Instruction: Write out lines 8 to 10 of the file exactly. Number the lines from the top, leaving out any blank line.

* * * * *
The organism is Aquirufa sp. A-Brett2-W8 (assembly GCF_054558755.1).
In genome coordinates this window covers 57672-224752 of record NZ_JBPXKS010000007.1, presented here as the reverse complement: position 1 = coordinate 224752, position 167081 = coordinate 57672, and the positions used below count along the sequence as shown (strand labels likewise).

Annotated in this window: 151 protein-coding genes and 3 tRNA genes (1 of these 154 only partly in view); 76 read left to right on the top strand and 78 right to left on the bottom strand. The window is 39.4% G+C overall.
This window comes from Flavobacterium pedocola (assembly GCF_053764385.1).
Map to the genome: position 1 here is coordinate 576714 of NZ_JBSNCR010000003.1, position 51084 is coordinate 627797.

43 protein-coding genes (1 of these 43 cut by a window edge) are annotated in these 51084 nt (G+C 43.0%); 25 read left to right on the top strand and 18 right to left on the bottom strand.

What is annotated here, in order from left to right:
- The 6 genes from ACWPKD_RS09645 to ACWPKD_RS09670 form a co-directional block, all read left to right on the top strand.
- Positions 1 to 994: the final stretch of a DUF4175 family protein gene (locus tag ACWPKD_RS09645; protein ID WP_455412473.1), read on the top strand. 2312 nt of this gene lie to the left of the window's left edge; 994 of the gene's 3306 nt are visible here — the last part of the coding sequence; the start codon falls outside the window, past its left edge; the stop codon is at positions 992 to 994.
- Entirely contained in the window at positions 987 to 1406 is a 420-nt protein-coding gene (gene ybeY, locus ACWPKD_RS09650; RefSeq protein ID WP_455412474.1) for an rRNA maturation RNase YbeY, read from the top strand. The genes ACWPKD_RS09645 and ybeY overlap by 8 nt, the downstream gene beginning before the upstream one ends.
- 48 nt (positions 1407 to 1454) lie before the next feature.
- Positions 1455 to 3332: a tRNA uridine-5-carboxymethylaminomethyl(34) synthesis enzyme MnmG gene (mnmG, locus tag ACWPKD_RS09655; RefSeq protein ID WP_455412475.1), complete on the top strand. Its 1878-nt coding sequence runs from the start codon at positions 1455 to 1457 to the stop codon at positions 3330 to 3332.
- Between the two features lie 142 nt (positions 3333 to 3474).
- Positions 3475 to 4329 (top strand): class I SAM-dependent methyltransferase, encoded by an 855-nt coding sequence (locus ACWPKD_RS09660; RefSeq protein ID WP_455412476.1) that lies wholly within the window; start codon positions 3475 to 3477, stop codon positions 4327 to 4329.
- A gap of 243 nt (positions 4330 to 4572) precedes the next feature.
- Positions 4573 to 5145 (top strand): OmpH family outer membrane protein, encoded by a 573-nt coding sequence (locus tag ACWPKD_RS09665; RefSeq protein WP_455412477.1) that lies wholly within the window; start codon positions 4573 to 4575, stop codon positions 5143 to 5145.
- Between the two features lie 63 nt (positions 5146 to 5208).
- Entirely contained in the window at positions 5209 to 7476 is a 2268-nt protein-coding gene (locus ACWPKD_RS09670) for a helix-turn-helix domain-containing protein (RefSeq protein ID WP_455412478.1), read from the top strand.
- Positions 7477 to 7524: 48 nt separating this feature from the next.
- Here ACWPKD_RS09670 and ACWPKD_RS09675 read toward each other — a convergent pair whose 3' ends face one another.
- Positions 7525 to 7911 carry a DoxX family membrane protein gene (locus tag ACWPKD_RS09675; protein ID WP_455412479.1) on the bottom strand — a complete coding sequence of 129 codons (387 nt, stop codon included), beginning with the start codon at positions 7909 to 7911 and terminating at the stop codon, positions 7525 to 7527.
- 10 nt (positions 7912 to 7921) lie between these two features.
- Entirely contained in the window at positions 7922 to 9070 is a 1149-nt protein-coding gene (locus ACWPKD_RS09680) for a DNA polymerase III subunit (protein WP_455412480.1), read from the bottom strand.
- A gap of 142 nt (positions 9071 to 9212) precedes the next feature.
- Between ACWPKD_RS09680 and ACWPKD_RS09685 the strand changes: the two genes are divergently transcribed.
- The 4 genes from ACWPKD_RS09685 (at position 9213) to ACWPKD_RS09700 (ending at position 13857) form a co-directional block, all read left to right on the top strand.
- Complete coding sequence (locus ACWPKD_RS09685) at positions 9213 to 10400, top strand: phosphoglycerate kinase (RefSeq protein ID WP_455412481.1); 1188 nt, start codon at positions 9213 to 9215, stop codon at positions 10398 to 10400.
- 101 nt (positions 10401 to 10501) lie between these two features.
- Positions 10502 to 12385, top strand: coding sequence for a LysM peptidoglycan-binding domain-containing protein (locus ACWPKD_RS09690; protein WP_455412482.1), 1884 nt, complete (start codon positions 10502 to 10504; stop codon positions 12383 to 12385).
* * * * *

- The 6 genes from ACWPKD_RS09645 to ACWPKD_RS09670 form a co-directional block, all read left to right on the top strand.
- Positions 1 to 994: the final stretch of a DUF4175 family protein gene (locus tag ACWPKD_RS09645; protein ID WP_455412473.1), read on the top strand. 2312 nt of this gene lie to the left of the window's left edge; 994 of the gene's 3306 nt are visible here — the last part of the coding sequence; the start codon falls outside the window, past its left edge; the stop codon is at positions 992 to 994.
- Entirely contained in the window at positions 987 to 1406 is a 420-nt protein-coding gene (gene ybeY, locus ACWPKD_RS09650; RefSeq protein ID WP_455412474.1) for an rRNA maturation RNase YbeY, read from the top strand. The genes ACWPKD_RS09645 and ybeY overlap by 8 nt, the downstream gene beginning before the upstream one ends.